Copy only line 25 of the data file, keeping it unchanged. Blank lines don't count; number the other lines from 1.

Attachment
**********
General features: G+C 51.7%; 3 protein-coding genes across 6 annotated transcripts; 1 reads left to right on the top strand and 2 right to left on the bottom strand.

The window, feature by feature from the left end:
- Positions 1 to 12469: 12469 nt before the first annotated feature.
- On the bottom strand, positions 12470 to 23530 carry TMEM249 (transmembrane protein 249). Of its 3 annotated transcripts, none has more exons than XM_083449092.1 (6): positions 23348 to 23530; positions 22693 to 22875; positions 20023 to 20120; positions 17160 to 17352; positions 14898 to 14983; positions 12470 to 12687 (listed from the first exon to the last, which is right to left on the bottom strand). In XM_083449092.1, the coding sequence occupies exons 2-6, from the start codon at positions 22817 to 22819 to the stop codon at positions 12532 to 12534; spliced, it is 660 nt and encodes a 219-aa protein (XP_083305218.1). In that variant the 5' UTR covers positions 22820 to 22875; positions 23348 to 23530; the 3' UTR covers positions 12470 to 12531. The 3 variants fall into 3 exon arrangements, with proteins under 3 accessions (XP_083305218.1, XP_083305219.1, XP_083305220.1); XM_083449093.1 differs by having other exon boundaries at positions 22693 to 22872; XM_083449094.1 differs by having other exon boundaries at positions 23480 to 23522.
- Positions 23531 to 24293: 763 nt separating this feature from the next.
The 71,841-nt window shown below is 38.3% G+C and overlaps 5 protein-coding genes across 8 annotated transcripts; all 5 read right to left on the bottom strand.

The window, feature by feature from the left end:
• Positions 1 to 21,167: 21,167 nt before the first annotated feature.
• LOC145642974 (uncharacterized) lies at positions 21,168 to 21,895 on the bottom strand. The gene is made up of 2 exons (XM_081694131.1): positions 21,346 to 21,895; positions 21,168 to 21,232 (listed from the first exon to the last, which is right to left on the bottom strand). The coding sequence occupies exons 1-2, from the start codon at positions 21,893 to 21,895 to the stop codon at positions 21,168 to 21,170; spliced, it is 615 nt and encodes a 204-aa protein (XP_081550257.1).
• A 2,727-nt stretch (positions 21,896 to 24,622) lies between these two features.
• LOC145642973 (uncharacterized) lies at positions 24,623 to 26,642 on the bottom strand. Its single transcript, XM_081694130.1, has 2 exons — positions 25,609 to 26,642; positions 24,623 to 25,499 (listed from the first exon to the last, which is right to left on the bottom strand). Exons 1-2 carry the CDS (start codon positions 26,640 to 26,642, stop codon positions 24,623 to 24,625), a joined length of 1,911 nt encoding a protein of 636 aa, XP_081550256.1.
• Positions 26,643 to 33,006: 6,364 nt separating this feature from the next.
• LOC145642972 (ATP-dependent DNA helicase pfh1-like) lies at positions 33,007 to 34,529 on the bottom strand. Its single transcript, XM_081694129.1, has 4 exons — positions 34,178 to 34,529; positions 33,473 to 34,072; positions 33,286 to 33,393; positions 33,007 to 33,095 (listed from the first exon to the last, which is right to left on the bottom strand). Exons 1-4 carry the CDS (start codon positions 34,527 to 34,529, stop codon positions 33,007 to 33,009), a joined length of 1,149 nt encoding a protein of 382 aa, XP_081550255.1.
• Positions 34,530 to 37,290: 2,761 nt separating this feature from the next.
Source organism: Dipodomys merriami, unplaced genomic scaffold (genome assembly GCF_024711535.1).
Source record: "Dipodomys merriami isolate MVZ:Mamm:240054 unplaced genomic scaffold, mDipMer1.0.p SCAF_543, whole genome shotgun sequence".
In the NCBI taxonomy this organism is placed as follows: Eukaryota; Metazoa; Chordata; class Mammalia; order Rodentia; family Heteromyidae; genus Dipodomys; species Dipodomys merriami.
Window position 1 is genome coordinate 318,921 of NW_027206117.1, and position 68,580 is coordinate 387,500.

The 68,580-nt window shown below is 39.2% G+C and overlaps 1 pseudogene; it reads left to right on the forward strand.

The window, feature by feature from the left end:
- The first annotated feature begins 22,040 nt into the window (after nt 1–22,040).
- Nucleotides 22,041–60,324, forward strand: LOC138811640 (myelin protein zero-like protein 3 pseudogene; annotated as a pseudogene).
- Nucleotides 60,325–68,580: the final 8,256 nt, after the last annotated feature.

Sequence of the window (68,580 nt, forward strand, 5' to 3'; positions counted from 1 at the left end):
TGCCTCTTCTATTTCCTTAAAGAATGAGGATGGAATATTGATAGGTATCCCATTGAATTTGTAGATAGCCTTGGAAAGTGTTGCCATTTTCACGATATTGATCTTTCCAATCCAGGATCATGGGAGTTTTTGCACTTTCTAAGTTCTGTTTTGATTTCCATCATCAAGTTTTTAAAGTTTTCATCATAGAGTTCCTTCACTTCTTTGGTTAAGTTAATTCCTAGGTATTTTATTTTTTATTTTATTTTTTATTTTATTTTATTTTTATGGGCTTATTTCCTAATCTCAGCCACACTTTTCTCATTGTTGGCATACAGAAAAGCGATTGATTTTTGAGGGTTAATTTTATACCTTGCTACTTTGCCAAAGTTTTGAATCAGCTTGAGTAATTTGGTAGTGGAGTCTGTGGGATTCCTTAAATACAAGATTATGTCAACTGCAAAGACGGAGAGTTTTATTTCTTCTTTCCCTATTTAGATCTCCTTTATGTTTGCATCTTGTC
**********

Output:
TGCCTCTTCTATTTCCTTAAAGAATGAGGATGGAATATTGATAGGTATCCCATTGAATTTGTAGATAGCCTTGGAAAGTGTTGCCATTTTCACGATATTGATCTTTCCAATCCAGGATCATGGGAGTTTTTGCACTTTCTAAGTTCTGTTTTGATTTCCATCATCAAGTTTTTAAAGTTTTCATCATAGAGTTCCTTCACTTCTTTGGTTAAGTTAATTCCTAGGTATTTTATTTTTTATTTTATTTTTTATTTTATTTTATTTTTATGGGCTTATTTCCTAATCTCAGCCACACTTTTCTCATTGTTGGCATACAGAAAAGCGATTGATTTTTGAGGGTTAATTTTATACCTTGCTACTTTGCCAAAGTTTTGAATCAGCTTGAGTAATTTGGTAGTGGAGTCTGTGGGATTCCTTAAATACAAGATTATGTCAACTGCAAAGACGGAGAGTTTTATTTCTTCTTTCCCTATTTAGATCTCCTTTATGTTTGCATCTTGTC